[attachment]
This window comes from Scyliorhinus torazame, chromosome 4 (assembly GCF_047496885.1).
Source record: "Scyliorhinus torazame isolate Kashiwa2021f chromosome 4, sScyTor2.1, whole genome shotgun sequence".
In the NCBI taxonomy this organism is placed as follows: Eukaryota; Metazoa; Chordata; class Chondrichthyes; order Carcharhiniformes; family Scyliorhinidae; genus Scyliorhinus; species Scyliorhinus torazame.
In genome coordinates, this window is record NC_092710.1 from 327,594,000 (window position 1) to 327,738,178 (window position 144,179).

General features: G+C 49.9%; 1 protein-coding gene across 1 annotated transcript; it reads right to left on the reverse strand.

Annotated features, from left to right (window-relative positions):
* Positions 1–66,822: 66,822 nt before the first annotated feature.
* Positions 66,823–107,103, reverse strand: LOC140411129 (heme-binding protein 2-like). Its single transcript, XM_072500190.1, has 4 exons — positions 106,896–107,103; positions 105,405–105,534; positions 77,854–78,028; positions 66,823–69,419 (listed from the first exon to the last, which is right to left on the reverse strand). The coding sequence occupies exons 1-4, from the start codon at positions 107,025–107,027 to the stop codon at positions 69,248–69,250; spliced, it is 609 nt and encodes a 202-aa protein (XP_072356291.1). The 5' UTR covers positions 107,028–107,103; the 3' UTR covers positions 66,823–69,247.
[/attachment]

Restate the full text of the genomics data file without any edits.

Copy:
This window comes from Scyliorhinus torazame, chromosome 4 (assembly GCF_047496885.1).
Source record: "Scyliorhinus torazame isolate Kashiwa2021f chromosome 4, sScyTor2.1, whole genome shotgun sequence".
In the NCBI taxonomy this organism is placed as follows: Eukaryota; Metazoa; Chordata; class Chondrichthyes; order Carcharhiniformes; family Scyliorhinidae; genus Scyliorhinus; species Scyliorhinus torazame.
In genome coordinates, this window is record NC_092710.1 from 327,594,000 (window position 1) to 327,738,178 (window position 144,179).

General features: G+C 49.9%; 1 protein-coding gene across 1 annotated transcript; it reads right to left on the reverse strand.

Annotated features, from left to right (window-relative positions):
* Positions 1–66,822: 66,822 nt before the first annotated feature.
* Positions 66,823–107,103, reverse strand: LOC140411129 (heme-binding protein 2-like). Its single transcript, XM_072500190.1, has 4 exons — positions 106,896–107,103; positions 105,405–105,534; positions 77,854–78,028; positions 66,823–69,419 (listed from the first exon to the last, which is right to left on the reverse strand). The coding sequence occupies exons 1-4, from the start codon at positions 107,025–107,027 to the stop codon at positions 69,248–69,250; spliced, it is 609 nt and encodes a 202-aa protein (XP_072356291.1). The 5' UTR covers positions 107,028–107,103; the 3' UTR covers positions 66,823–69,247.